It was going to happen sooner or later, and it was always going to be them – Norway is the first country in the world where electric vehicles are now outselling petrol cars. It crossed the line last year, and new car sales for 2020 are actually majority plug-in electric by over two thirds.
That 68% includes both fully electric cars and plug-in hybrids, which are popular with drivers if not with EV purists. If we just count entirely electric cars, that’s at the 50/50 level. It is due to complete the transition by 2025, at which point you won’t even be able to buy a new petrol car.
No other country has come close to Norway’s rate of EV adoption. In second place is Iceland with 37%. Britain, by comparison, has sales rates of 5.8% for battery vehicles and 3.2% for the more narrow category of purely electric. The US is around there too, and if those percentages sound discouraging, it’s worth looking at how quickly things can change. Norway was at the 3% mark in 2012. It’s taken less than a decade for battery vehicle sales to overtake their fossil fueled brethren. With the right incentives – and just as importantly, a shift in cultural acceptance – we could well see an acceleration here too.
I’ve written before about how Norway laid the foundations for the change over the last 25 years, including some imaginative civil disobedience involving the country’s first electric car and its famous drivers. And with 100% renewable energy, that’s a genuine shift towards clean transport.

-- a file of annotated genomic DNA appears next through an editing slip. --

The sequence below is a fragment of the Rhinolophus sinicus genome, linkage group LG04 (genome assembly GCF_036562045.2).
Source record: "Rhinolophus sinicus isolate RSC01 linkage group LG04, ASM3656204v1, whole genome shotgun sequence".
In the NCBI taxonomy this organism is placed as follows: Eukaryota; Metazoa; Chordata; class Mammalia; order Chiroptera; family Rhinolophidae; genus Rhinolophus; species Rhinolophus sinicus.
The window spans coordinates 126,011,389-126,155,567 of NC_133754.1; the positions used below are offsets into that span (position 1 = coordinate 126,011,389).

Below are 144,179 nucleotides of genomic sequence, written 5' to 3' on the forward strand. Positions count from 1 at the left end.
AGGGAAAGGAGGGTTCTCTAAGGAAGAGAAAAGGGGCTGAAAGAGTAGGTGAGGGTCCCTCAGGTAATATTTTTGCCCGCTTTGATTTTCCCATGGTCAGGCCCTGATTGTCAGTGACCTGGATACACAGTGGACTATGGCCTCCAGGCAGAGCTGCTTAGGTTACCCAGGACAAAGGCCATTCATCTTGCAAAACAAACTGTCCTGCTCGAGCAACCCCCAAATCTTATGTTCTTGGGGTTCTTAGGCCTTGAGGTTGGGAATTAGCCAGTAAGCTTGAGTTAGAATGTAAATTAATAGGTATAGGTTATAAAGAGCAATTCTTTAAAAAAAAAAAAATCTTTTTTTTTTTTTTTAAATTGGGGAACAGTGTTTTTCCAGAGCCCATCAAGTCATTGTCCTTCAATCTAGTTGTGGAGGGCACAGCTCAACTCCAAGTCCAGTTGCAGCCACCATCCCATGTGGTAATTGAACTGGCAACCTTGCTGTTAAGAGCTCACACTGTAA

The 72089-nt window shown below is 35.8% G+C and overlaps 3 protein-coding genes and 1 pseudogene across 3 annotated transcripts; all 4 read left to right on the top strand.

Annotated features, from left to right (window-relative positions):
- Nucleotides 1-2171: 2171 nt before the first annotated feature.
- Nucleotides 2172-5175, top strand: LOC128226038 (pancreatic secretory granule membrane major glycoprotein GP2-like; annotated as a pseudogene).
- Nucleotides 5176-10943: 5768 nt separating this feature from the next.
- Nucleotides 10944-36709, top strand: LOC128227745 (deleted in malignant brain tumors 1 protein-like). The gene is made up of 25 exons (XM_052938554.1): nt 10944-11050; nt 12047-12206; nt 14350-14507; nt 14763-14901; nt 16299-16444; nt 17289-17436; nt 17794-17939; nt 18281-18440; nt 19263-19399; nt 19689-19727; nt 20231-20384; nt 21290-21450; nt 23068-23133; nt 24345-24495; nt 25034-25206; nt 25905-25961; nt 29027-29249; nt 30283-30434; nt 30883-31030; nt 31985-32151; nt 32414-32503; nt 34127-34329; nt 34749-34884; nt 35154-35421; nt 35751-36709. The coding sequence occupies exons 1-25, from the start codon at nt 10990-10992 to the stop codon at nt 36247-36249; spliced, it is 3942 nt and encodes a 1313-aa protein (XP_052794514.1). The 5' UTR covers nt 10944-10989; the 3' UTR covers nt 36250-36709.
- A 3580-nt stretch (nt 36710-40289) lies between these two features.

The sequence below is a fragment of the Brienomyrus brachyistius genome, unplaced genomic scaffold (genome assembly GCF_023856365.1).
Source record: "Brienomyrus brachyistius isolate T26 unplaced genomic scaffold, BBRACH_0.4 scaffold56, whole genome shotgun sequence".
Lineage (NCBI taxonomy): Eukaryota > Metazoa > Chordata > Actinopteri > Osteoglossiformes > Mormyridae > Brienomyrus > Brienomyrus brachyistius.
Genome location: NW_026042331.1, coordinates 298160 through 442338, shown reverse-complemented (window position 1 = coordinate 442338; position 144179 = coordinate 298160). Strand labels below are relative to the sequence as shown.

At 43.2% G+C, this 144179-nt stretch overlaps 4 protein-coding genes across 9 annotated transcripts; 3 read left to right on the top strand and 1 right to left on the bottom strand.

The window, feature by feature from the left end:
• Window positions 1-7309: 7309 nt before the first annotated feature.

There are reasons why Iceland is close behind. Electric vehicles already have a natural advantage, since renewable energy is cheap and oil imports are expensive. Iceland is small enough that people can confidently buy electric and not worry about whether their car has the range for long journeys. To that we can add government schemes such as VAT and import duty exemptions, big investments in charging infrastructure, and local bonuses such as free parking and free charging in Reykjavik.
It is much harder to deliver an electric transport revolution in a larger country, with a more extensive road network and many more cars. But there is certainly more that could be done, both to incentivise electric vehicles and to price in the damage of petrol. The ten year freeze in fuel duty in Britain, for example, is holding down the price of petrol for consumers, and also delaying the transition to cleaner vehicles.
As I mentioned earlier this week, sustainable transport starts with active transport and then public transport. Cars are only one part of the picture – but they are the biggest part of the current problem, and we’re not going to reach carbon targets without electrification of road transport. So let’s learn from places like Norway that are ahead of us on the zero carbon journey, and do what we can to take things up a gear.